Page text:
Ronald Bosma
Ronald Bosma
Software engineer
Aug 8, 2020 5 min read

Handling technical ids in Gherkin with SpecFlow

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When you use Specification by Example with the Gherkin syntax and automate your scenarios with SpecFlow, you’re bound to encounter situations where you’ll need a technical id. For example, to stub data that’s retrieved from a repository or external service.

Gherkin scenarios are used to describe the functional requirements of your software. They should be readable for the team and also for the business that uses the software. Technical ids don’t have a place here. They’re usually included in scenarios for test automation purposes but make them harder to read. So, what to do when your code requires a technical id?

Let’s start with an example scenario:

Given the following people
    | Id                                   | Address                           |
    | 9A9EE974-9062-4AB3-98C8-E83B0A5A3BAA | 221B Baker Street, London, UK     |
    | 70EC5DE6-F569-4092-AF58-DA857F44279E | 1630 Revello Drive, Sunnydale, US |
    | 0545383F-28E7-4968-9525-11829915ED89 | 31 Spooner Street, Quahog, US     |
    | EF03C690-6F29-43F0-931F-546938F2869F | 12 Grimmauld Place, London, UK    |
When person '0545383F-28E7-4968-9525-11829915ED89' moves to '742 Evergreen Terrace, Springfield, US'
Then the new address of person '0545383F-28E7-4968-9525-11829915ED89' is '742 Evergreen Terrace, Springfield, US'

This scenario describes functionality for moving a person from one address to another. The technical id is used to identify the specific person that is moving.

The MovingService class that implements the functionality has a simple MovePerson method that retrieves a person by its id from a repository and sets the new address.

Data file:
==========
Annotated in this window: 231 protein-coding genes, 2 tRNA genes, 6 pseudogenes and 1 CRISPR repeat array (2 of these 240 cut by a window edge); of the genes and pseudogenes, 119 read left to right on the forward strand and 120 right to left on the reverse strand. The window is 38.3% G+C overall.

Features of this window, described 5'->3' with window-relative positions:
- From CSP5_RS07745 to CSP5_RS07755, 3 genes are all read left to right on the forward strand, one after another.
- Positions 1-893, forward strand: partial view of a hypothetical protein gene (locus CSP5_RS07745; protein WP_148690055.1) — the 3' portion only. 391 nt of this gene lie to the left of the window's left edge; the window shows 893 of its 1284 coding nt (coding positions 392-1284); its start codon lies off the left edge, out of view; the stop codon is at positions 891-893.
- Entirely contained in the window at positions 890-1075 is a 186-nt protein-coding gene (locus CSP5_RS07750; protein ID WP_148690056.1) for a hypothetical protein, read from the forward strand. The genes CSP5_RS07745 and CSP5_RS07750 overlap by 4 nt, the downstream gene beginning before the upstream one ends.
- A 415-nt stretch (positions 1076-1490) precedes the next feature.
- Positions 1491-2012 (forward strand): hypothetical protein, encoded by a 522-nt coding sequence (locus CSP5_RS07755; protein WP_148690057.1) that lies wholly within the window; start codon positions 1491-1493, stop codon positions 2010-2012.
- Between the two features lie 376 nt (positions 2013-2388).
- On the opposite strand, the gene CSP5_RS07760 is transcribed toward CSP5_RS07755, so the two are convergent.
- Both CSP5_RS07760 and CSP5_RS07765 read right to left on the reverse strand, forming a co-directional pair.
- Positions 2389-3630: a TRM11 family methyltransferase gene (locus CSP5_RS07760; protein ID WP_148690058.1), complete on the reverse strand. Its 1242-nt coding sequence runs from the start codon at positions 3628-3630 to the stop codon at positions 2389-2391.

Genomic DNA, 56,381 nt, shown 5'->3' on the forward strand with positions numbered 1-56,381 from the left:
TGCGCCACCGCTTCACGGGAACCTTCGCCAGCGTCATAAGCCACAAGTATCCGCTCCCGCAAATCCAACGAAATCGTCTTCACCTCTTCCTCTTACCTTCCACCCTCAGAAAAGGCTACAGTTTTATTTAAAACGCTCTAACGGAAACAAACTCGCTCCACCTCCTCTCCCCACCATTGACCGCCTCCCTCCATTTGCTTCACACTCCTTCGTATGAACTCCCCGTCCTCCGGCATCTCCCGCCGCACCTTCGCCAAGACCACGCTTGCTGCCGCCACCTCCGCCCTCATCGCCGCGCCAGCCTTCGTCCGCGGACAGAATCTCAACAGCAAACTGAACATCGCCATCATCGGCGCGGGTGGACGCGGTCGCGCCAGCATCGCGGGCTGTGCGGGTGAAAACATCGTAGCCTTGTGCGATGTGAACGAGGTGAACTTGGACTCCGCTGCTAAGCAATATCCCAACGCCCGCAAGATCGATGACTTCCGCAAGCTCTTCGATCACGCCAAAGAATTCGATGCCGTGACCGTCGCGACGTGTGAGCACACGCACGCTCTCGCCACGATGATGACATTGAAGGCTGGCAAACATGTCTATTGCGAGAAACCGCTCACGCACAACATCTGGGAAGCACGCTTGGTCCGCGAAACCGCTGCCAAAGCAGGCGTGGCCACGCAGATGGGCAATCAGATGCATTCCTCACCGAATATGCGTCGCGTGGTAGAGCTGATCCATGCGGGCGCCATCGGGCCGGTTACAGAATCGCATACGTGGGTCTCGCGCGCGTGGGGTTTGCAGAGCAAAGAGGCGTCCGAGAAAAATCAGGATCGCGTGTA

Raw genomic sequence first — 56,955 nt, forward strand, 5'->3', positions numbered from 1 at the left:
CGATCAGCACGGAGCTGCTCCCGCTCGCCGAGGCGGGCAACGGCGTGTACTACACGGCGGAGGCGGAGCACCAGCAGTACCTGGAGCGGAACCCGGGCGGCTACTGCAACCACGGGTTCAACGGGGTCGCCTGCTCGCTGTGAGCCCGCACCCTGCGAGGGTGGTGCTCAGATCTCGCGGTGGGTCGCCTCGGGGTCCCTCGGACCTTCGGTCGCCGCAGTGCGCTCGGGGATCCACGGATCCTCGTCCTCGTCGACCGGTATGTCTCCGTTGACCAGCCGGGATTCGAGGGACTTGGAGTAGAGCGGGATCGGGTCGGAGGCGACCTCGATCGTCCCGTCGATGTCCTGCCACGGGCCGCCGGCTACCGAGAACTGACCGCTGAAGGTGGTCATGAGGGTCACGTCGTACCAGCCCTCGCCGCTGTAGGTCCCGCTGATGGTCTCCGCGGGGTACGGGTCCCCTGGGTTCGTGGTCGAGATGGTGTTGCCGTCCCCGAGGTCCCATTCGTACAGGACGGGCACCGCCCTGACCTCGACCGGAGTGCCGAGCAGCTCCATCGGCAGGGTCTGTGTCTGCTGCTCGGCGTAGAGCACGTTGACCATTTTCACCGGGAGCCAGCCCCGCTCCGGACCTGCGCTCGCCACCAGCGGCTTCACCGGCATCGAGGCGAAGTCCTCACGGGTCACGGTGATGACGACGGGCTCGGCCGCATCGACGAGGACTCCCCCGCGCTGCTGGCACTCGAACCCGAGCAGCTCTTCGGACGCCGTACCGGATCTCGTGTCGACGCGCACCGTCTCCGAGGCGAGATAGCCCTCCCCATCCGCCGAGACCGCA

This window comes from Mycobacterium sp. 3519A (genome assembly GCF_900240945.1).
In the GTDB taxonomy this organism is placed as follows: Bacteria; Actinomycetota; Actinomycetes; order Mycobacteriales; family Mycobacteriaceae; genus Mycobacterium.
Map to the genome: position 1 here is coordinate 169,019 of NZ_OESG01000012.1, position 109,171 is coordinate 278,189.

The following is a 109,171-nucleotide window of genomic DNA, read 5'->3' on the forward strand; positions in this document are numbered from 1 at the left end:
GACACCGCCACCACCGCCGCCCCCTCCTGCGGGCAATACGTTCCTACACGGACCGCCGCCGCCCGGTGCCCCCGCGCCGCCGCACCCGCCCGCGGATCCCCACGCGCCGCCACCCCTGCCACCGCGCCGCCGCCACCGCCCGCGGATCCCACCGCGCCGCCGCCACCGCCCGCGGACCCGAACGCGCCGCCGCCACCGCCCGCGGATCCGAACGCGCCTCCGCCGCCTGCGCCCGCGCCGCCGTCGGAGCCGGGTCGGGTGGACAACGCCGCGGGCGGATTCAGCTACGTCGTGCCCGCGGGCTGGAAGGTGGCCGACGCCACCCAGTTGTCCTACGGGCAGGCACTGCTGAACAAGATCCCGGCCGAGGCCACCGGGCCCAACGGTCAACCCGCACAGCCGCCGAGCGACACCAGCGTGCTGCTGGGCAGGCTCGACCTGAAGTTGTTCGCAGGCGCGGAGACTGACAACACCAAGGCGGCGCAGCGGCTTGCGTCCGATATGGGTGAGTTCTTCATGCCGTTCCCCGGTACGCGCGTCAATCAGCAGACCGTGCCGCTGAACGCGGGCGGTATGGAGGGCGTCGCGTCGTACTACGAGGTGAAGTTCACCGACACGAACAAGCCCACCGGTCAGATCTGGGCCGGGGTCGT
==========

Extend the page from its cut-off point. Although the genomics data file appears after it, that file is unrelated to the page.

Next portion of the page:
public class MovingService
{
    private readonly IPeopleRepository _peopleRepository;

    public MovingService(IPeopleRepository peopleRepository)
    {
        _peopleRepository = peopleRepository ?? throw new ArgumentNullException(nameof(peopleRepository));
    }

    public void MovePerson(Guid personId, string newAddress)
    {
        var person = _peopleRepository.GetById(personId);
        person.Address = newAddress;
    }
}

The corresponding SpecFlow glue code that automates the scenario:

  • injects a simple in-memory stub into MovingService
  • adds the people specified in the Given step
  • calls the MovingService.MovePerson method
  • and verifies that the specified person has the new address.
[Binding]
class InitialScenarioSteps
{
    private readonly PeopleRepositoryStub _peopleRepositoryStub = new PeopleRepositoryStub();
    private readonly MovingService _movingService;

    public InitialScenarioSteps()
    {
        _movingService = new MovingService(_peopleRepositoryStub);
    }

    [Given(@"the following people")]
    public void GivenTheFollowingPeople(Table table)
    {
        var people = table.CreateSet<Person>();
        _peopleRepositoryStub.AddRange(people);
    }

    [When(@"person '(.*)' moves to '(.*)'")]
    public void WhenPersonMovesTo(Guid personId, string newAddress)
    {
        _movingService.MovePerson(personId, newAddress);
    }

    [Then(@"the new address of person '(.*)' is '(.*)'")]
    public void ThenTheNewAddressOfPersonIs(Guid personId, string expectedAddress)
    {
        var person = _peopleRepositoryStub.GetById(personId);
        Assert.AreEqual(expectedAddress, person.Address);
    }
}

Refactoring our scenario

If we look at the scenario again you can see that a technical Guid is used as the id to identify a person.

Given the following people
    | Id                                   | Address                           |
    | 9A9EE974-9062-4AB3-98C8-E83B0A5A3BAA | 221B Baker Street, London, UK     |